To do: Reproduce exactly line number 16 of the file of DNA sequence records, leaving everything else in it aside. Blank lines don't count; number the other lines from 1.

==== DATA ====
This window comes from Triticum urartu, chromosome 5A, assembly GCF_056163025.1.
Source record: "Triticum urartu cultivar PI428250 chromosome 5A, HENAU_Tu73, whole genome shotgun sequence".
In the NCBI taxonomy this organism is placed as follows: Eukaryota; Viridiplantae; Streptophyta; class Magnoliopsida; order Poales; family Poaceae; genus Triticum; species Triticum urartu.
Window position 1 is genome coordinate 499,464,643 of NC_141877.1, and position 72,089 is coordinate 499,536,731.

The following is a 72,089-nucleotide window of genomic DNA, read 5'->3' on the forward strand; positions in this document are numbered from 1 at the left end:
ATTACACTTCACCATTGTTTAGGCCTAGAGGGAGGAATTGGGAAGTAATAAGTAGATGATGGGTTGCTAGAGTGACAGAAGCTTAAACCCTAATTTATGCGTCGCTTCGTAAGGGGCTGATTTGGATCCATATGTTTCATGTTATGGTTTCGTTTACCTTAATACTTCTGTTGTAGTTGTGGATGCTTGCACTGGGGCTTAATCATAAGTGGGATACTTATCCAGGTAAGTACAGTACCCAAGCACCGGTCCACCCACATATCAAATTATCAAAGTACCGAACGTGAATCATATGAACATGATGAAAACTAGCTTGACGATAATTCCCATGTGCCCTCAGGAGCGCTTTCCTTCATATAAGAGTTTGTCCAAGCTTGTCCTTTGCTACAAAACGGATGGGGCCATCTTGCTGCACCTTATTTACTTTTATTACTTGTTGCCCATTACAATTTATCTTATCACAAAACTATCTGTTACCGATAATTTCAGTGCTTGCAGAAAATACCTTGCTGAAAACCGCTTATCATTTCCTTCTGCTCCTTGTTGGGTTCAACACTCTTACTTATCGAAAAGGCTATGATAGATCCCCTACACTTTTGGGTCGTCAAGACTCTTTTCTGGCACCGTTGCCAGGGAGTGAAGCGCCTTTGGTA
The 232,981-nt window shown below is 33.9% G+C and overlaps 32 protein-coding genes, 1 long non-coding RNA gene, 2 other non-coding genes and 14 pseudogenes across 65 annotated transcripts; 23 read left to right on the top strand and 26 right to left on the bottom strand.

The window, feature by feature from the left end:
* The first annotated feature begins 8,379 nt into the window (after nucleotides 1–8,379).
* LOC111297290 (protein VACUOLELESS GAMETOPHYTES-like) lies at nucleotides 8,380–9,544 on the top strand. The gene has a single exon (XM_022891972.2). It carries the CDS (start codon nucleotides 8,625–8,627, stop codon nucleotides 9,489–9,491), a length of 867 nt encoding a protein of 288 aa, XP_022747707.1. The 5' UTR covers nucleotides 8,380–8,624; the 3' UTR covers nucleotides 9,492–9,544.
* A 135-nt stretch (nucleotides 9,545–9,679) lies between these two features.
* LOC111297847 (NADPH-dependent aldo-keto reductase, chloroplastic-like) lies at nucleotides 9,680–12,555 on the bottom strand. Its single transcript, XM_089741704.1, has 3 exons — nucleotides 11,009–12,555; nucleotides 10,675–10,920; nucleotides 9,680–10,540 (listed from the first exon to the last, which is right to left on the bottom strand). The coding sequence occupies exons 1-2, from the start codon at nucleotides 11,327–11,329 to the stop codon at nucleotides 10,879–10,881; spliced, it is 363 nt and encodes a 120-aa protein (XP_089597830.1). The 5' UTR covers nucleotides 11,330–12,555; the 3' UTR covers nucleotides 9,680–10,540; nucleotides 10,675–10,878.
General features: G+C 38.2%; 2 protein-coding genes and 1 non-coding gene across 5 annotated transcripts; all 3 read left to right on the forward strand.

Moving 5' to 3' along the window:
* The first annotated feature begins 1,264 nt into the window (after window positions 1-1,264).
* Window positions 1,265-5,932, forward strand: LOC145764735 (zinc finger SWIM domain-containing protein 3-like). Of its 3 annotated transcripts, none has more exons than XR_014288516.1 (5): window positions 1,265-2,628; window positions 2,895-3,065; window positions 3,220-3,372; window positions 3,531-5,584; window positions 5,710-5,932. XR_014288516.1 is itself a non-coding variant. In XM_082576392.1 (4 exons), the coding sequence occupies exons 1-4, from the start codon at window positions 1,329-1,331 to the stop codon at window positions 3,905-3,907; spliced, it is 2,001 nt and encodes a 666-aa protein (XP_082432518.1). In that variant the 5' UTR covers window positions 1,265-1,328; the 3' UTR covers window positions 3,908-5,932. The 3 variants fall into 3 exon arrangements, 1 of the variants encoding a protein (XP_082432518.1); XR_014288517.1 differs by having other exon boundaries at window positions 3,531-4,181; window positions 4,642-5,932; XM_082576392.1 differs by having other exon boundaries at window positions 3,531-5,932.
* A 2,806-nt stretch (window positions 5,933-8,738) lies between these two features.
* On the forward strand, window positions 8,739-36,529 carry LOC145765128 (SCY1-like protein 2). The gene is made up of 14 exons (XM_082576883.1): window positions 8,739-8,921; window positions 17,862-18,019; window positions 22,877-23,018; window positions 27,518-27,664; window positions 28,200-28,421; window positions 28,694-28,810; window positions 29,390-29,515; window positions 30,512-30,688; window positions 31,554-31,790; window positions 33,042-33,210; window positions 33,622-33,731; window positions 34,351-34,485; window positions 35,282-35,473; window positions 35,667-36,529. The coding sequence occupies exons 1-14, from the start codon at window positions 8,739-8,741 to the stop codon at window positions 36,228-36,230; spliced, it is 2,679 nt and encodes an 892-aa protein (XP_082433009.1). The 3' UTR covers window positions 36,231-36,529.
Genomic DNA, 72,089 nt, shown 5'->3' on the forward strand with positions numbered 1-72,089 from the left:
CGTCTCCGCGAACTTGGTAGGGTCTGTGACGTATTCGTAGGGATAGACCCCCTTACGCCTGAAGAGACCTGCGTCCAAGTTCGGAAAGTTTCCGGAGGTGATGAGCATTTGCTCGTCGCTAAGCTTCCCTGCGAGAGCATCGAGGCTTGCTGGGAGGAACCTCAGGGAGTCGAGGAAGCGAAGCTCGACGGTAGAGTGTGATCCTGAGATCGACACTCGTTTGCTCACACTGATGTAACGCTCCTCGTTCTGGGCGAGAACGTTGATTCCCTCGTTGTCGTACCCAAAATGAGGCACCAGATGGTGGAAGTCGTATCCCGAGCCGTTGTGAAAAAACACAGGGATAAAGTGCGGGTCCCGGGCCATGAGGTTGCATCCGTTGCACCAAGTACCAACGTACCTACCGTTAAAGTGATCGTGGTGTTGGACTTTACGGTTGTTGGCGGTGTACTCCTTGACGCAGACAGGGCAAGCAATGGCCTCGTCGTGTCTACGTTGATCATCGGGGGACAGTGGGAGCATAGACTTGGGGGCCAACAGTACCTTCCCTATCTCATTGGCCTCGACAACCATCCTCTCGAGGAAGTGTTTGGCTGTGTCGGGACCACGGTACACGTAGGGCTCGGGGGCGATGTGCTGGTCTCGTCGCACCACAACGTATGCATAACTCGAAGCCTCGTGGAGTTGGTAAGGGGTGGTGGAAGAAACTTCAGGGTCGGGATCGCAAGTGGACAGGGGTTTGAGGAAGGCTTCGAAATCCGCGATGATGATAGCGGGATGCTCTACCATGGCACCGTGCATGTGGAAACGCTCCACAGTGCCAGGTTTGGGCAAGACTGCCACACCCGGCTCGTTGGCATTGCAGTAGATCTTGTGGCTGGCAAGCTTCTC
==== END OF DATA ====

* Window positions 1,265-5,932, forward strand: LOC145764735 (zinc finger SWIM domain-containing protein 3-like). Of its 3 annotated transcripts, none has more exons than XR_014288516.1 (5): window positions 1,265-2,628; window positions 2,895-3,065; window positions 3,220-3,372; window positions 3,531-5,584; window positions 5,710-5,932. XR_014288516.1 is itself a non-coding variant. In XM_082576392.1 (4 exons), the coding sequence occupies exons 1-4, from the start codon at window positions 1,329-1,331 to the stop codon at window positions 3,905-3,907; spliced, it is 2,001 nt and encodes a 666-aa protein (XP_082432518.1). In that variant the 5' UTR covers window positions 1,265-1,328; the 3' UTR covers window positions 3,908-5,932. The 3 variants fall into 3 exon arrangements, 1 of the variants encoding a protein (XP_082432518.1); XR_014288517.1 differs by having other exon boundaries at window positions 3,531-4,181; window positions 4,642-5,932; XM_082576392.1 differs by having other exon boundaries at window positions 3,531-5,932.